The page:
A ‘gold rush’ is haunting New Zealand’s beekeepers, as beehive and honey thefts are growing, leading local police officers to believe a network of organized crime is seeking to profit from escalating honey prices. It appears the search for the liquid gold is on a quest to prevail, since prices for native Manuka honey have tripled in value since 2012.
Throughout the years we have seen some extraordinary new generation of painters. After the Pollockocopter drone, the bugs paintings and the drawing bot, it is our honor to introduce you to Pigcasso, an arty pig from Cape Coast. After being rescued from a slaughterhouse, this 450-pounds pig found her true calling: art. The expressionist pig is not afraid of color (or your opinion whatsoever) and authenticates her artworks by dipping her nose in the paint. Now that’s a way of bringing home the bacon!
Peculiar image of the week. Photo by Joanne Lefson
Contactless payments are becoming ever more ubiquitous. A single tap of your card, smartphone, key fob, or smartwatch easily does the trick. Besides the “conventional” payment methods, we have seen a biohacker paying with his thumb and an artist paying with hugs. So what’s next? Hong Kong-based tech company Tappy believes the future of wireless payments is in jewelry.
For most Swedes today sustainability is a way of life. They eat, buy, work and travel with the environment in mind, from their shopping carts filled with fair trade products to the yearly carbon emissions reduced by 23% since 1990. In line with this conscious consumer mindset, the Swedish government proposed two economic changes; both ment to shift from a throwaway culture to an economy built on long-lasting and repairable goods.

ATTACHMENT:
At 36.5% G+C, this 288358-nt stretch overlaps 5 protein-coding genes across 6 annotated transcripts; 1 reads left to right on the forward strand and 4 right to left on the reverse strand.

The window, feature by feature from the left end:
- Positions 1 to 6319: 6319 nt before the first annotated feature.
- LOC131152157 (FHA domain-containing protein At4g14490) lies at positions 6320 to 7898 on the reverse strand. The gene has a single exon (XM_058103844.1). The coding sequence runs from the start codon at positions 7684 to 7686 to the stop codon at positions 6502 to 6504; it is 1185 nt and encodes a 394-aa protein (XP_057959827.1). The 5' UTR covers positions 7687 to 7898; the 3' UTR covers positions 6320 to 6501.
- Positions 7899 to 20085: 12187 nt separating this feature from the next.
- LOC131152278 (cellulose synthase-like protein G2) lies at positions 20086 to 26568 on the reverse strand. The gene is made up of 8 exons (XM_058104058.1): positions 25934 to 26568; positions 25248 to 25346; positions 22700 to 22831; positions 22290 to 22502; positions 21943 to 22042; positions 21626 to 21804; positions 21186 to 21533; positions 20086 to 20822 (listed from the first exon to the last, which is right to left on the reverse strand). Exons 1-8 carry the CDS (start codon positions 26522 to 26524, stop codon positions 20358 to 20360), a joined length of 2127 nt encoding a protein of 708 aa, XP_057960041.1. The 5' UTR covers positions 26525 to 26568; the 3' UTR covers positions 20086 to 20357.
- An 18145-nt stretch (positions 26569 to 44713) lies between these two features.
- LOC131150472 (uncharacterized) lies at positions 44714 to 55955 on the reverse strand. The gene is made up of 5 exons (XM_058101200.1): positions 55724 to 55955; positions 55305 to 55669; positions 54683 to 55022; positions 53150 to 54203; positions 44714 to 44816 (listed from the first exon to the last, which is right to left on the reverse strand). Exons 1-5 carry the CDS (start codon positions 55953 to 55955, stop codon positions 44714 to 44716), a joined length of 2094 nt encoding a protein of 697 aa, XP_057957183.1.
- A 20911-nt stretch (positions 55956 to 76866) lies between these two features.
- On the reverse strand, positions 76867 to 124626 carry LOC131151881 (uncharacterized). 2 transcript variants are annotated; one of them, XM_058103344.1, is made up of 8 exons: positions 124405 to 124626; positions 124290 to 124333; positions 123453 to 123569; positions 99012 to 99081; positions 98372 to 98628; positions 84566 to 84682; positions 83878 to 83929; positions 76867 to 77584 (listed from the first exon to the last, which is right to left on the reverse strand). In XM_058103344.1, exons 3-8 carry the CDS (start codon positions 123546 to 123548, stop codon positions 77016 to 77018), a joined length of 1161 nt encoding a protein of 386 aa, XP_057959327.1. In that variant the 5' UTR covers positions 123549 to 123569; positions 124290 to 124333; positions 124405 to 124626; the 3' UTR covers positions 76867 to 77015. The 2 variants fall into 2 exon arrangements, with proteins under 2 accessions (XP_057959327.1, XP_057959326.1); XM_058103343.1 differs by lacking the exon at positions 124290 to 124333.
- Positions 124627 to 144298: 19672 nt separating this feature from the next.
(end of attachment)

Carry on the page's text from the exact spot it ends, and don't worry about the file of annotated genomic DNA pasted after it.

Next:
A study by Cambridge and Stanford Universities found that Facebook can understand you better than your closest friend based only on a handful of likes. We are what we like. This is the power of artificial intelligence combined with the value of data. Personal data comes in all shapes and sizes: from the data we generate online, to the data captured by our smartphones as we go about our daily lives. Data is a currency that we use almost every day to buy services. We don’t pay to use Facebook with money. Instead, we give away our data (every click, scroll and like) in exchange for using the platform. This seems like a good deal right? But how valuable is your data?
The Italian government launched a remarkable campaign to raise awareness for falling birthrates. Named Fertility Day, the operation (that took place on September 22) might sound like a national holiday, but it is meant to encourage family planning and maternity. Along the campaign, 12 promotional “postcards” were launched, which went viral for all the wrong reasons. Together with the campaign images, the government created a website and an online game, both currently offline.
From this month onwards, Japanese people can use bitcoins to pay their electricity bills. The land of the rising sun is the first country to accept the digital currency as payment method for basic services. This move represents a huge step for a system that started deep in the web and that is slowly reaching the surface of our everyday life.
After cigarettes, postage stamps and mackerel, a new currency emerged in US prisons: instant ramen noodles. A new study found out that ramen became a valuable commodity to inmates, as cost-cutting measures in US prisons led to the deterioration of food quality. The noodle currency is used for trading food, clothes, hygiene products and services.